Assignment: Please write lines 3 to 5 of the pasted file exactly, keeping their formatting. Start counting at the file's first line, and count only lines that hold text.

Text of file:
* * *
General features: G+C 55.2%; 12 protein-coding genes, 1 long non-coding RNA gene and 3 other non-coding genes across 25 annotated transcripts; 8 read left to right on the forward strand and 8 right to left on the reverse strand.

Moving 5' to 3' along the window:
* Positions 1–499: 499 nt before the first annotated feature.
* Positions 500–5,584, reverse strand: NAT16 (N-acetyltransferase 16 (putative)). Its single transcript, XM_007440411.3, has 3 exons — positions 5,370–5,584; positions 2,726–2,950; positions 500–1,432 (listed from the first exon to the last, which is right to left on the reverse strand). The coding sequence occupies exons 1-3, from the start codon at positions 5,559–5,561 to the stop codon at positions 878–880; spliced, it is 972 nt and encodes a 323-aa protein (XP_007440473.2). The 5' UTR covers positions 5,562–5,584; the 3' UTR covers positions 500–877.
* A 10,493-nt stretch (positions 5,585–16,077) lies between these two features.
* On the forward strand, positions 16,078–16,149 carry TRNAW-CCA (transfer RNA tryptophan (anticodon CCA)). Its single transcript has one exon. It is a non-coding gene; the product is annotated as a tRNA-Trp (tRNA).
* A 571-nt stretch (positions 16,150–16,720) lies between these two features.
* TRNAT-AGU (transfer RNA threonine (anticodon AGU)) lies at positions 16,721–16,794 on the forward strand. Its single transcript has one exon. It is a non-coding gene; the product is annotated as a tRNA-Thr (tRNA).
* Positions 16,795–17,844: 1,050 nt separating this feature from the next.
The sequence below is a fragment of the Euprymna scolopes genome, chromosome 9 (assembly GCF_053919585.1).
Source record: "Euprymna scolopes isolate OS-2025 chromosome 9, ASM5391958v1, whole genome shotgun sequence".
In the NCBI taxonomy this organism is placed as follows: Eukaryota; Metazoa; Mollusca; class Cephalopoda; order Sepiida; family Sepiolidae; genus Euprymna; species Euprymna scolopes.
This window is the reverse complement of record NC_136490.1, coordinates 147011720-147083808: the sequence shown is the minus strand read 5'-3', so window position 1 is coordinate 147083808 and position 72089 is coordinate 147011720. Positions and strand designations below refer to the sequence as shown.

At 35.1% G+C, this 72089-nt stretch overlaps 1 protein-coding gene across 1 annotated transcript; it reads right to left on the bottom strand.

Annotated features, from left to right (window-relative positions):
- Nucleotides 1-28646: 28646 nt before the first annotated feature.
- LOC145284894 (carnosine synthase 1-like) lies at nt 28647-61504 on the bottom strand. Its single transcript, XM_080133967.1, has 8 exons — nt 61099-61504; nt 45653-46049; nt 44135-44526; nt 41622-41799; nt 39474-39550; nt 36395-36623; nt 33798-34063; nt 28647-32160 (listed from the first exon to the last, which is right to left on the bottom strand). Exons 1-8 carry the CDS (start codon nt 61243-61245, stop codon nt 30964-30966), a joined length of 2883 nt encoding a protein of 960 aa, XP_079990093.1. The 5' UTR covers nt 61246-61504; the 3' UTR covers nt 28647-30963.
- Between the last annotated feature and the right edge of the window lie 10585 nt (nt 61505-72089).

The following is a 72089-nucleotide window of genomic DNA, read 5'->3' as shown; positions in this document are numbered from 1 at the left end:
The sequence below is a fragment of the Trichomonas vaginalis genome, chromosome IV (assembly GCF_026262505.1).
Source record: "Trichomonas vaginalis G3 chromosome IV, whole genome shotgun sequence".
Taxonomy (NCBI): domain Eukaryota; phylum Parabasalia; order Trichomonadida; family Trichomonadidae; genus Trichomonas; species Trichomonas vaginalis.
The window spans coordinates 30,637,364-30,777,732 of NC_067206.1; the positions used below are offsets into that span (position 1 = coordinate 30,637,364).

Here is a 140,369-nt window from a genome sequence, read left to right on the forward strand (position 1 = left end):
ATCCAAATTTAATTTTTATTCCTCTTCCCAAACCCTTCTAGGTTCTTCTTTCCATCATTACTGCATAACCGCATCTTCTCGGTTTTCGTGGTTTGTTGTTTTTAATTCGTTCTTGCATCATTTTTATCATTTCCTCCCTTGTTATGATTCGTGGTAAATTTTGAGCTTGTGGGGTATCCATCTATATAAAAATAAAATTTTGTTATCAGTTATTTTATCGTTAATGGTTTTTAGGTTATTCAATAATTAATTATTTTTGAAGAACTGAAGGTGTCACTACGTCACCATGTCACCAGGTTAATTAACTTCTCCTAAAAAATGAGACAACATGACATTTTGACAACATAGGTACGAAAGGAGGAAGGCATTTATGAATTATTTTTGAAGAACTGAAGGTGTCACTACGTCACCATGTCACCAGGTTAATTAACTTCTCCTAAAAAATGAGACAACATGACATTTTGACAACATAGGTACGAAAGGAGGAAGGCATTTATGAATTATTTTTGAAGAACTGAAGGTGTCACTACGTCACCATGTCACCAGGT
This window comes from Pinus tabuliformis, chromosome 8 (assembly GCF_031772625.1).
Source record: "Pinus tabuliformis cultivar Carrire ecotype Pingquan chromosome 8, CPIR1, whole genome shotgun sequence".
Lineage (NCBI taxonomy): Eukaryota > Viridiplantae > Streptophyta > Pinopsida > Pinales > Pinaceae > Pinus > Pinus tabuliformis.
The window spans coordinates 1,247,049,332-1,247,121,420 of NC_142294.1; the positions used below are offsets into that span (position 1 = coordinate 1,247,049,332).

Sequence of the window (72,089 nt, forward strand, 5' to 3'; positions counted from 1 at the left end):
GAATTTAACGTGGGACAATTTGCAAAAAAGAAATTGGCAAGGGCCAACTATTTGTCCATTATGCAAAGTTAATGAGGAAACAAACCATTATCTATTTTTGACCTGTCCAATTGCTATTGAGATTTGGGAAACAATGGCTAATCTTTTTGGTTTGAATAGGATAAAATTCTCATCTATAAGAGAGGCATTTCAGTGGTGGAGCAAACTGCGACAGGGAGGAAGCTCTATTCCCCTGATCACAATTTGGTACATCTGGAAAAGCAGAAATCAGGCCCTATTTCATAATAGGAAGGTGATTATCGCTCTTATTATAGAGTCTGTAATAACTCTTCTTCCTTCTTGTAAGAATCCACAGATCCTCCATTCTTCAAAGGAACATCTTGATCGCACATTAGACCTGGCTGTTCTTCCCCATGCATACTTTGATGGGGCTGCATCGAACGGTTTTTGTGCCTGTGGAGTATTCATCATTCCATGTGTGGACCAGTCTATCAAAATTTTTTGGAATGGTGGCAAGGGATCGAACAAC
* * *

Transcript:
* Positions 1–499: 499 nt before the first annotated feature.
* Positions 500–5,584, reverse strand: NAT16 (N-acetyltransferase 16 (putative)). Its single transcript, XM_007440411.3, has 3 exons — positions 5,370–5,584; positions 2,726–2,950; positions 500–1,432 (listed from the first exon to the last, which is right to left on the reverse strand). The coding sequence occupies exons 1-3, from the start codon at positions 5,559–5,561 to the stop codon at positions 878–880; spliced, it is 972 nt and encodes a 323-aa protein (XP_007440473.2). The 5' UTR covers positions 5,562–5,584; the 3' UTR covers positions 500–877.
* A 10,493-nt stretch (positions 5,585–16,077) lies between these two features.